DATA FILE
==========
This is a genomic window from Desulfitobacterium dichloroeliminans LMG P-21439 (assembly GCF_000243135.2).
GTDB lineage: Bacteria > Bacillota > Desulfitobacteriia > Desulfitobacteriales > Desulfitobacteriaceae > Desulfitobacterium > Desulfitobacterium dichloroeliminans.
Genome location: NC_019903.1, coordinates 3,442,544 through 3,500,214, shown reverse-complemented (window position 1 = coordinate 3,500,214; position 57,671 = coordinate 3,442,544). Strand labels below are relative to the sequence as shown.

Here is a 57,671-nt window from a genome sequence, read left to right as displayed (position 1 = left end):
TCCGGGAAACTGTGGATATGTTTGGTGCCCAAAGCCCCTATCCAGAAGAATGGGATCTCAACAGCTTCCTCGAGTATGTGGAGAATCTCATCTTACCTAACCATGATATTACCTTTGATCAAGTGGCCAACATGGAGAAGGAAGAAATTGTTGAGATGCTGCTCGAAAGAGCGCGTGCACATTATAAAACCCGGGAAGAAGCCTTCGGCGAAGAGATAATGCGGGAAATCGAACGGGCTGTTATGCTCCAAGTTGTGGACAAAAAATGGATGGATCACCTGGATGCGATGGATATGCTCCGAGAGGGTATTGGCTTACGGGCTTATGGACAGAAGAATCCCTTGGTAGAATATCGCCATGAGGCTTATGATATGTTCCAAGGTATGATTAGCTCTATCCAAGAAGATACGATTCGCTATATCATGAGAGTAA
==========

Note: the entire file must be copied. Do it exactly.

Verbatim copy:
This is a genomic window from Desulfitobacterium dichloroeliminans LMG P-21439 (assembly GCF_000243135.2).
GTDB lineage: Bacteria > Bacillota > Desulfitobacteriia > Desulfitobacteriales > Desulfitobacteriaceae > Desulfitobacterium > Desulfitobacterium dichloroeliminans.
Genome location: NC_019903.1, coordinates 3,442,544 through 3,500,214, shown reverse-complemented (window position 1 = coordinate 3,500,214; position 57,671 = coordinate 3,442,544). Strand labels below are relative to the sequence as shown.

Here is a 57,671-nt window from a genome sequence, read left to right as displayed (position 1 = left end):
TCCGGGAAACTGTGGATATGTTTGGTGCCCAAAGCCCCTATCCAGAAGAATGGGATCTCAACAGCTTCCTCGAGTATGTGGAGAATCTCATCTTACCTAACCATGATATTACCTTTGATCAAGTGGCCAACATGGAGAAGGAAGAAATTGTTGAGATGCTGCTCGAAAGAGCGCGTGCACATTATAAAACCCGGGAAGAAGCCTTCGGCGAAGAGATAATGCGGGAAATCGAACGGGCTGTTATGCTCCAAGTTGTGGACAAAAAATGGATGGATCACCTGGATGCGATGGATATGCTCCGAGAGGGTATTGGCTTACGGGCTTATGGACAGAAGAATCCCTTGGTAGAATATCGCCATGAGGCTTATGATATGTTCCAAGGTATGATTAGCTCTATCCAAGAAGATACGATTCGCTATATCATGAGAGTAA